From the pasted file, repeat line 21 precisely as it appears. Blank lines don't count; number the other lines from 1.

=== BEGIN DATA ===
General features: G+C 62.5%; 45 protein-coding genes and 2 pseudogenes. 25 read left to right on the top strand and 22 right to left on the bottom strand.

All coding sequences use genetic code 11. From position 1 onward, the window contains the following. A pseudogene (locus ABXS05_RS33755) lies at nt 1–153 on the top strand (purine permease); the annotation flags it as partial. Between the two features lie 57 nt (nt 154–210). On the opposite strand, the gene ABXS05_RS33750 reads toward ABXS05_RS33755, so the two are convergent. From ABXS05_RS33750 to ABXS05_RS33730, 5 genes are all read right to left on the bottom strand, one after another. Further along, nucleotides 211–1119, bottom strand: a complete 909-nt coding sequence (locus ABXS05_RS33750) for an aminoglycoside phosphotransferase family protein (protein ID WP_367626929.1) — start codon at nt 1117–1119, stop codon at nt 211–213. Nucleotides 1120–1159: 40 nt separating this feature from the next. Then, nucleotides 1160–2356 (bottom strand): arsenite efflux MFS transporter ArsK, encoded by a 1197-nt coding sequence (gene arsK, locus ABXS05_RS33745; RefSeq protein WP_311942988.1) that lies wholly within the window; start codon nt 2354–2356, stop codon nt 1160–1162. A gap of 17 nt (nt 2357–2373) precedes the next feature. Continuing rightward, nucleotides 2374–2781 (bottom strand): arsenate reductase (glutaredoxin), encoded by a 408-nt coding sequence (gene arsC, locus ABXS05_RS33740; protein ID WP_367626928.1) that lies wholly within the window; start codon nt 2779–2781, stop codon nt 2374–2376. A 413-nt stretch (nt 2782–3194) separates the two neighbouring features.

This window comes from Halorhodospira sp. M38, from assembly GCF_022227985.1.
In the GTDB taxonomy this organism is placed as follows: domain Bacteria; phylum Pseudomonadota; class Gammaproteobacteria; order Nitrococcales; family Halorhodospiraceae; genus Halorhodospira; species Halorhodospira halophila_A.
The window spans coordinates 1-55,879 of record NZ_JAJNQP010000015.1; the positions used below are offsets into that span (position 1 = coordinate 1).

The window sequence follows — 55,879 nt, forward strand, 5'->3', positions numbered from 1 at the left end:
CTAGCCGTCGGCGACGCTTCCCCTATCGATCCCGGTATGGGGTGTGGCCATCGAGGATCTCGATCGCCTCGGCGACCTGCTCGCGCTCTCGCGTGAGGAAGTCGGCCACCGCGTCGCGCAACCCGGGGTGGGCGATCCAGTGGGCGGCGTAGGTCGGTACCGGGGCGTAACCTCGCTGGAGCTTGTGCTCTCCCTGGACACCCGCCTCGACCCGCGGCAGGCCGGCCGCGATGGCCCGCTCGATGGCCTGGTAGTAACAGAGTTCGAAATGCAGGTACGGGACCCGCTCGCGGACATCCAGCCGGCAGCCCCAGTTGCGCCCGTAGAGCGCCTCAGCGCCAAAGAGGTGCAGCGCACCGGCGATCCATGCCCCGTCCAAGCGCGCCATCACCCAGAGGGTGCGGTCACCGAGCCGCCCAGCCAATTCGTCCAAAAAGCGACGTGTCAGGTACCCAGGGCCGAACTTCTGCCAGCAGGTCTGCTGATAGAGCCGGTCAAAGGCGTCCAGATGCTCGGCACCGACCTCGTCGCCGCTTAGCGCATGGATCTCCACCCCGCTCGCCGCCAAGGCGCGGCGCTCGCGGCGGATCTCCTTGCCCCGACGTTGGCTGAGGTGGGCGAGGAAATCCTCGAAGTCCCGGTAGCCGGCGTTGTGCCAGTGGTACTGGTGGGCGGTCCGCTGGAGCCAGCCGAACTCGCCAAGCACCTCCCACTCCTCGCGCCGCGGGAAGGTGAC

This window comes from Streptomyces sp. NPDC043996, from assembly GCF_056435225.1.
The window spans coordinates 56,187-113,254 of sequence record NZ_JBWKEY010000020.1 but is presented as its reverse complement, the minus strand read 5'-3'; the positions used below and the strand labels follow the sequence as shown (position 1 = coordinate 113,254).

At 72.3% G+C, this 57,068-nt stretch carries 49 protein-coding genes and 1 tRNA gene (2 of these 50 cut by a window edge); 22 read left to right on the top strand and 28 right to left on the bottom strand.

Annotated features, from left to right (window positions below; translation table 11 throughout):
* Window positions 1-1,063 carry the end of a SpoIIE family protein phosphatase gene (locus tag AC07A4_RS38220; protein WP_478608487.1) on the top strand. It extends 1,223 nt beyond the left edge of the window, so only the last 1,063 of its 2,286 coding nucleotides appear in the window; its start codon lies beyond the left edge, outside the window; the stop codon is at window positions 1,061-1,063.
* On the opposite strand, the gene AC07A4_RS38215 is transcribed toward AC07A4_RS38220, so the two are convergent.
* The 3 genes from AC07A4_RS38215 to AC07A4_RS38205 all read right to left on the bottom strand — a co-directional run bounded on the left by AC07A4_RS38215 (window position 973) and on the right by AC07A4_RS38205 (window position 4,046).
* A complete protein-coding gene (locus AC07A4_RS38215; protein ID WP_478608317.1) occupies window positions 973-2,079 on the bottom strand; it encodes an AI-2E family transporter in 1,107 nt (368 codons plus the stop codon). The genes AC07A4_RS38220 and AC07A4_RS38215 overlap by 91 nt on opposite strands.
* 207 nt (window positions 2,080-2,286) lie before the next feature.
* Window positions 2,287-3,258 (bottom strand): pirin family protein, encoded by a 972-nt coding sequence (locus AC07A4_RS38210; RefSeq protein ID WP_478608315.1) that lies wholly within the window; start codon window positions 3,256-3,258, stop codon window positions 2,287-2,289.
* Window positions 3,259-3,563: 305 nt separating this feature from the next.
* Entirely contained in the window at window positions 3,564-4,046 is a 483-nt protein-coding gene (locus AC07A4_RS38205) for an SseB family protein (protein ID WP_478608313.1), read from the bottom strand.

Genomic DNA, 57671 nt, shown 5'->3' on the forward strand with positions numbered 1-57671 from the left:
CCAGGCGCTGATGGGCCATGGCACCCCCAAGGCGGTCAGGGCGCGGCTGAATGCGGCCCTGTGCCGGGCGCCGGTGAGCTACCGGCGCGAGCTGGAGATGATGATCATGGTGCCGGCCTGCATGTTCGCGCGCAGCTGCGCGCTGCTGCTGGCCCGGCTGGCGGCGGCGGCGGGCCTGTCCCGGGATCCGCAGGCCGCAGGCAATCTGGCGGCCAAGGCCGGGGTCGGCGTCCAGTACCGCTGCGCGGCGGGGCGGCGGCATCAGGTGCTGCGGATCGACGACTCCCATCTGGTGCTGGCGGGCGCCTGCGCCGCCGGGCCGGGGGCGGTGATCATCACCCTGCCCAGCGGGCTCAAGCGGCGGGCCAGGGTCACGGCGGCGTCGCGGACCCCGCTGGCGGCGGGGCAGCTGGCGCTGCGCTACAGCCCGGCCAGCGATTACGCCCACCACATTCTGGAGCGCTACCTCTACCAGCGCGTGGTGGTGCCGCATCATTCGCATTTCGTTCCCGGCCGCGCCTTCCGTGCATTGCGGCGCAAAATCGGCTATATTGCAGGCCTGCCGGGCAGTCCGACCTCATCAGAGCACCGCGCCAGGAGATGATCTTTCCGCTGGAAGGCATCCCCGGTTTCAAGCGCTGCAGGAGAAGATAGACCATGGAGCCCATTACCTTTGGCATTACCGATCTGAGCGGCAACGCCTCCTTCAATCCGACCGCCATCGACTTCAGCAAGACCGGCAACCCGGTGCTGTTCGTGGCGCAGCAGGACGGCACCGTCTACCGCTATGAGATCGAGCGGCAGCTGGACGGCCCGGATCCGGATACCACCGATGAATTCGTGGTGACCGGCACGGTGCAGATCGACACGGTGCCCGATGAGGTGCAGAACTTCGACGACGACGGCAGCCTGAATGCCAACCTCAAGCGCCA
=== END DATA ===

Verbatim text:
CCAGGCGCTGATGGGCCATGGCACCCCCAAGGCGGTCAGGGCGCGGCTGAATGCGGCCCTGTGCCGGGCGCCGGTGAGCTACCGGCGCGAGCTGGAGATGATGATCATGGTGCCGGCCTGCATGTTCGCGCGCAGCTGCGCGCTGCTGCTGGCCCGGCTGGCGGCGGCGGCGGGCCTGTCCCGGGATCCGCAGGCCGCAGGCAATCTGGCGGCCAAGGCCGGGGTCGGCGTCCAGTACCGCTGCGCGGCGGGGCGGCGGCATCAGGTGCTGCGGATCGACGACTCCCATCTGGTGCTGGCGGGCGCCTGCGCCGCCGGGCCGGGGGCGGTGATCATCACCCTGCCCAGCGGGCTCAAGCGGCGGGCCAGGGTCACGGCGGCGTCGCGGACCCCGCTGGCGGCGGGGCAGCTGGCGCTGCGCTACAGCCCGGCCAGCGATTACGCCCACCACATTCTGGAGCGCTACCTCTACCAGCGCGTGGTGGTGCCGCATCATTCGCATTTCGTTCCCGGCCGCGCCTTCCGTGCATTGCGGCGCAAAATCGGCTATATTGCAGGCCTGCCGGGCAGTCCGACCTCATCAGAGCACCGCGCCAGGAGATGATCTTTCCGCTGGAAGGCATCCCCGGTTTCAAGCGCTGCAGGAGAAGATAGACCATGGAGCCCATTACCTTTGGCATTACCGATCTGAGCGGCAACGCCTCCTTCAATCCGACCGCCATCGACTTCAGCAAGACCGGCAACCCGGTGCTGTTCGTGGCGCAGCAGGACGGCACCGTCTACCGCTATGAGATCGAGCGGCAGCTGGACGGCCCGGATCCGGATACCACCGATGAATTCGTGGTGACCGGCACGGTGCAGATCGACACGGTGCCCGATGAGGTGCAGAACTTCGACGACGACGGCAGCCTGAATGCCAACCTCAAGCGCCA